The debate about legal recognition of polyamorous relationships is already well underway. A major report issued in 2001 by the Law Commission of Canada asked whether marriages should be “limited to two people.” Its conclusion: probably not. A British law professor wrote in an Oxford-published textbook that the idea that marriage meaning two people is a “traditional” and perhaps outdated way of thinking. Elizabeth Emens of the University of Chicago Law School published a substantial legal defense of polyamory in a legal journal. She suggested that “we view this historical moment, when same-sex couples begin to enter the institution of marriage, as a unique opportunity to question the mandate of compulsory monogamy.”
Mainstream cultural leaders have also hinted at or actively campaigned for polyamory. Roger Rubin, former vice-president of the National Council on Family Relations–one of the main organizations for family therapists and scholars in the United States–believes the debate about same-sex marriage has “set the stage for broader discussion over which relationships should be legally recognized.” The Alternatives to Marriage Project, whose leaders are featured by national news organizations in stories on cohabitation and same-sex marriage, includes polyamory among its important “hot topics” for advocacy. The Unitarian Universalists for Polyamorous Awareness hope to make their faith tradition the first to recognize and bless polyamorous relationships. Meanwhile, a July 2009 Newsweek story estimates that there are more than half a million “open polyamorous families” living in America. Nearly every major city in the U.S. has a polyamory social group of some kind. . . .
From the radical right: Polygamy
Coming from a very different direction, another challenge to the two-person understanding of marriage is resurging–polygamy, a marriage form with deep roots in human history and still in evidence in many parts of the world.
The debut in spring 2006 of HBO’s television series, Big Love, which featured a fictional and in some ways likeable polygamous family in Utah, propelled polygamy to the front pages of American newspapers and put the idea of legalized polygamy “in play” in some surprising quarters. That March, a Newsweek article with the title “Polygamists Unite!” quoted an activist saying, “Polygamy is the next civil rights battle.” “If Heather can have two mommies,” he argued, “she should also be able to have two mommies and a daddy.” That month the New York Times devoted much attention to the subject of polygamy. One economist snickered that polygamy is illegal mainly because it threatens male lawmakers who fear they would not get wives in such a system. In an opinion piece, then-columnist John Tierney argued that “polygamy isn’t necessarily worse than the current American alternative: serial monogamy.” He concluded, “If the specter of legalized polygamy is the best argument against gay marriage, let the wedding bells ring.” . . .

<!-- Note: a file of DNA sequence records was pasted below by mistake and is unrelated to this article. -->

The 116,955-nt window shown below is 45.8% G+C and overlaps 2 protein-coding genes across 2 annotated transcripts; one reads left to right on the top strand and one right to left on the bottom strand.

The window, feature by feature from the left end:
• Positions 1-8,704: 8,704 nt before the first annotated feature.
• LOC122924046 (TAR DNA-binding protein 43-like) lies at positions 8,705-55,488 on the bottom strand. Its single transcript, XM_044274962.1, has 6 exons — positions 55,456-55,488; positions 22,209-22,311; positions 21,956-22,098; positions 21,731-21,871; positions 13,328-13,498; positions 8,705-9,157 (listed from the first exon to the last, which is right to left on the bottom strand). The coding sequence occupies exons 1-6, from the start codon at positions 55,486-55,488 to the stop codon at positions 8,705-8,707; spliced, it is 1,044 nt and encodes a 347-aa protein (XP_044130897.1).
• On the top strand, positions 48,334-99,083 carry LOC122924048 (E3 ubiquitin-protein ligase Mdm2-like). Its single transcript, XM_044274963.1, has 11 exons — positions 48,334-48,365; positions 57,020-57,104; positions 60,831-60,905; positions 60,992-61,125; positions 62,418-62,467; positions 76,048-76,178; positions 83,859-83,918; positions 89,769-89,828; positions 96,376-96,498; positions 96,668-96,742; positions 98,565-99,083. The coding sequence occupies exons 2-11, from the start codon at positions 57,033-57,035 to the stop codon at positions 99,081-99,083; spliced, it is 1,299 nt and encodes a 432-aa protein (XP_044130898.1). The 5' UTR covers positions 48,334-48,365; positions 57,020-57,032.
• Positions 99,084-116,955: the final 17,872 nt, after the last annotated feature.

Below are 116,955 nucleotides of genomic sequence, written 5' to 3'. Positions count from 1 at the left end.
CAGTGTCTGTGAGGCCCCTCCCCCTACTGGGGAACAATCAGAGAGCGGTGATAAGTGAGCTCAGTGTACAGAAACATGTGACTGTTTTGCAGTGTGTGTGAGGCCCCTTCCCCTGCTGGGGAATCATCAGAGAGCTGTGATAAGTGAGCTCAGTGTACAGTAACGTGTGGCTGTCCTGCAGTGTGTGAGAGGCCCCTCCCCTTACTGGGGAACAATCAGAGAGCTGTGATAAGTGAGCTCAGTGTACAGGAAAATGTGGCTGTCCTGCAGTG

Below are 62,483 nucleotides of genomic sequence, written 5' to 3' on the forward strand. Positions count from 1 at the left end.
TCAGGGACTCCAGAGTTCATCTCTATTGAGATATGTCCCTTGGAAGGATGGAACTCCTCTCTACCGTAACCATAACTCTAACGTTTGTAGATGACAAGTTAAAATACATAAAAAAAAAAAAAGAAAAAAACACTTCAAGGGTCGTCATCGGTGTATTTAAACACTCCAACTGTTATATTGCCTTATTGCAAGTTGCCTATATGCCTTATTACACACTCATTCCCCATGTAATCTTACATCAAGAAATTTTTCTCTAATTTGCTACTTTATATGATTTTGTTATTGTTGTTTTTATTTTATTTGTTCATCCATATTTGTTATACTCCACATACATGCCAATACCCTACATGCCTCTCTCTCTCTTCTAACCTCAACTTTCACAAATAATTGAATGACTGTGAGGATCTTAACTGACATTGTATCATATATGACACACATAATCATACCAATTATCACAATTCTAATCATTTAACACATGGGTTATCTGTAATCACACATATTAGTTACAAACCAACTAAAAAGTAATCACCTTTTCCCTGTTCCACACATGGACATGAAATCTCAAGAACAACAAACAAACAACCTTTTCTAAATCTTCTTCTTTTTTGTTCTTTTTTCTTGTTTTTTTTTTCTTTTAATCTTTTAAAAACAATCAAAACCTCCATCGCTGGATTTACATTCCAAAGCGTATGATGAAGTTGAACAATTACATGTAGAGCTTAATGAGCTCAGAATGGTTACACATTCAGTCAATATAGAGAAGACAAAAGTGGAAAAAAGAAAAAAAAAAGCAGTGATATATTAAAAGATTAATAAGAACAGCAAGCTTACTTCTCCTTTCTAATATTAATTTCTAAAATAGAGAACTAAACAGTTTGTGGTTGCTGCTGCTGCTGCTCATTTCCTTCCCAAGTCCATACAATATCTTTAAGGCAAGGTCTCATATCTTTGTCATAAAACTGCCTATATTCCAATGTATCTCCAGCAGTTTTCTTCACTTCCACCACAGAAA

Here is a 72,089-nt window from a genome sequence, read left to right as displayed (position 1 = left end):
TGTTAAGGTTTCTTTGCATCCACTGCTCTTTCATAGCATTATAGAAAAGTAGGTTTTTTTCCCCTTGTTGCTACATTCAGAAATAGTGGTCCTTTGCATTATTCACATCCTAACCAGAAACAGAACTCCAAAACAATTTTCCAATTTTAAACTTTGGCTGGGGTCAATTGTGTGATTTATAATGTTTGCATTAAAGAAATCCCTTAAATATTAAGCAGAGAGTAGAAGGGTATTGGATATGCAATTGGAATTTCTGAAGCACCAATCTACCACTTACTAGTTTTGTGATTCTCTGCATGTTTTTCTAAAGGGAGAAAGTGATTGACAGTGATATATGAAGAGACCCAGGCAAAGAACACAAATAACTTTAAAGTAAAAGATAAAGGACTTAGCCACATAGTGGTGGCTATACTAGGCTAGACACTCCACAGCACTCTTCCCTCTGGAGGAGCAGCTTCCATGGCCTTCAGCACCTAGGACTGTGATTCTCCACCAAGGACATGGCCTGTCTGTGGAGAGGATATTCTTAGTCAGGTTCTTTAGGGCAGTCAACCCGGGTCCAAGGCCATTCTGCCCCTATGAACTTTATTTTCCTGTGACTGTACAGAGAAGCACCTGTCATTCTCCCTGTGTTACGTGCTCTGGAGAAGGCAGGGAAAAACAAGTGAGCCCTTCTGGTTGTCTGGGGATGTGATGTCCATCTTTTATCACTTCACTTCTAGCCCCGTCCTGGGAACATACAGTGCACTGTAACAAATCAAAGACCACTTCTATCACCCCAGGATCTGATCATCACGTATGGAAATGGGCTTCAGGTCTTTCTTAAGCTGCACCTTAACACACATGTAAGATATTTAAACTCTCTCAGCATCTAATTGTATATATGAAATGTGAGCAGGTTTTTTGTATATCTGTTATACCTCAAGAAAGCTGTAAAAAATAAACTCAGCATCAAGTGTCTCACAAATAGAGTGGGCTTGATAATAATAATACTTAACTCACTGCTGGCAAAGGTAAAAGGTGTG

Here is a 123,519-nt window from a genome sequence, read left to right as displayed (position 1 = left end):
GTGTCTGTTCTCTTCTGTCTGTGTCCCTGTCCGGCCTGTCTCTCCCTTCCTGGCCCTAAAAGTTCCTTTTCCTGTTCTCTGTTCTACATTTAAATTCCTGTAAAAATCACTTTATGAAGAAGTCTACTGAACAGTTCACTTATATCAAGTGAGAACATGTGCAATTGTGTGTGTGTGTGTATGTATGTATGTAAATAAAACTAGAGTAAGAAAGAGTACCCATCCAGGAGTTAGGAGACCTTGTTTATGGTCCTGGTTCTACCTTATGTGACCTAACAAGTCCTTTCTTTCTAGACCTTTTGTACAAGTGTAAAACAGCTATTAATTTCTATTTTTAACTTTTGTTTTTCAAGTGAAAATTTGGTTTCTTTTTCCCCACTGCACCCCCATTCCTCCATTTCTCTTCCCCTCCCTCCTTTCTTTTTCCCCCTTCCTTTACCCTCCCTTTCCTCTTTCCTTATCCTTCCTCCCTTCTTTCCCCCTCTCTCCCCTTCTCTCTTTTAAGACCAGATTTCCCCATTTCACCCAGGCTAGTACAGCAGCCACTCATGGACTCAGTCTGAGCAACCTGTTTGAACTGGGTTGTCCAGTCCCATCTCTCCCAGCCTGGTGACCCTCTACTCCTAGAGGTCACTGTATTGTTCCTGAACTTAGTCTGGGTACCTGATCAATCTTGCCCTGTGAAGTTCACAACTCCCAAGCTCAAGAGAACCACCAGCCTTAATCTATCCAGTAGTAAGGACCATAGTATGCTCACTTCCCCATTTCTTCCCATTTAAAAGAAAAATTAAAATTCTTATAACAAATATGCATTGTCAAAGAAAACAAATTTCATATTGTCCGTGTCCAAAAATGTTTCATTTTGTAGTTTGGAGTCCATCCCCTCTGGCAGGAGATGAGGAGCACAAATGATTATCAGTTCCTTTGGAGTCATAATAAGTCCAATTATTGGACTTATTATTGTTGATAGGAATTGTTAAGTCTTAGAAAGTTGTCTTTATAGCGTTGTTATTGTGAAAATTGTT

Back home, a pending court case is offering a defense of polygamy, with lead counsel and noted legal scholar Jonathan Turley of George Washington University arguing this summer in the New York Times that the Lawrence vs. Texas Supreme Court decision in 2003 should protect the private choices of polygamists.
From the labs: Three-person reproduction
Another route to legalized group marriage could evolve via new court decisions and expert proposals that recognize group-parenting arrangements. Judges in the U.S. and Canada have already given legal parental status to a sperm donor father whose offspring had two legal mothers — resulting in the first instances ever in which a child has three legal parents. In New Zealand and Australia, commissions have recommended allowing egg and sperm donors to “opt in” as children’s third legal parents. Meanwhile, scientists in the U.K. have received state permission to create embryos that have the DNA of three persons. It will not be long before group marriage proponents ask: How can children with three legal parents be denied the same marriage rights and protections for their families that children with only two parents have?
Do you see any legal obstacles to this, now that the door has been opened to define marriage in any way we want? (What’s best for children and women won’t carry any weight, if recent rulings are a guide. It has to be about “rights.”)
HT: Joe Carter
The revolution in the institution of marriage continues, as the legalization of polygamy is now being taken up by the courts.
Tomorrow [July 13] in Salt Lake City, legal scholar and George Washington University law professor Jonathan Turley will file suit to challenge Utah statutes criminalizing cohabitation and bigamy. The plaintiffs in the suit? Kody Brown and his four wives, stars of the reality show Sister Wives.
Turley is expected to argue for the decriminalization of polygamy by citing Lawrence v. Texas, the 2003 US Supreme Court decision that decriminalized sodomy on the grounds that states should not interfere with the intimate behavior of consenting adults. The ultimate aim of the suit? Overturning the infamous Reynolds decision of 1878 which decried polygamy as a “despotic” “Oriental” practice unsuitable for American society.
I suppose the case for polygamy is stronger than the case for gay marriage, since this is an established practice in many cultures and in many points in history. I suspect the issue may become the religious rights of Muslims, not to mention certain Mormon groups. But if gay marriage is legalized, how can polygamy not be legalized? Or, from a more conservative angle, if marriage is a cultural and religious institution (as opponents of gay marriage argue), how can the state not allow it?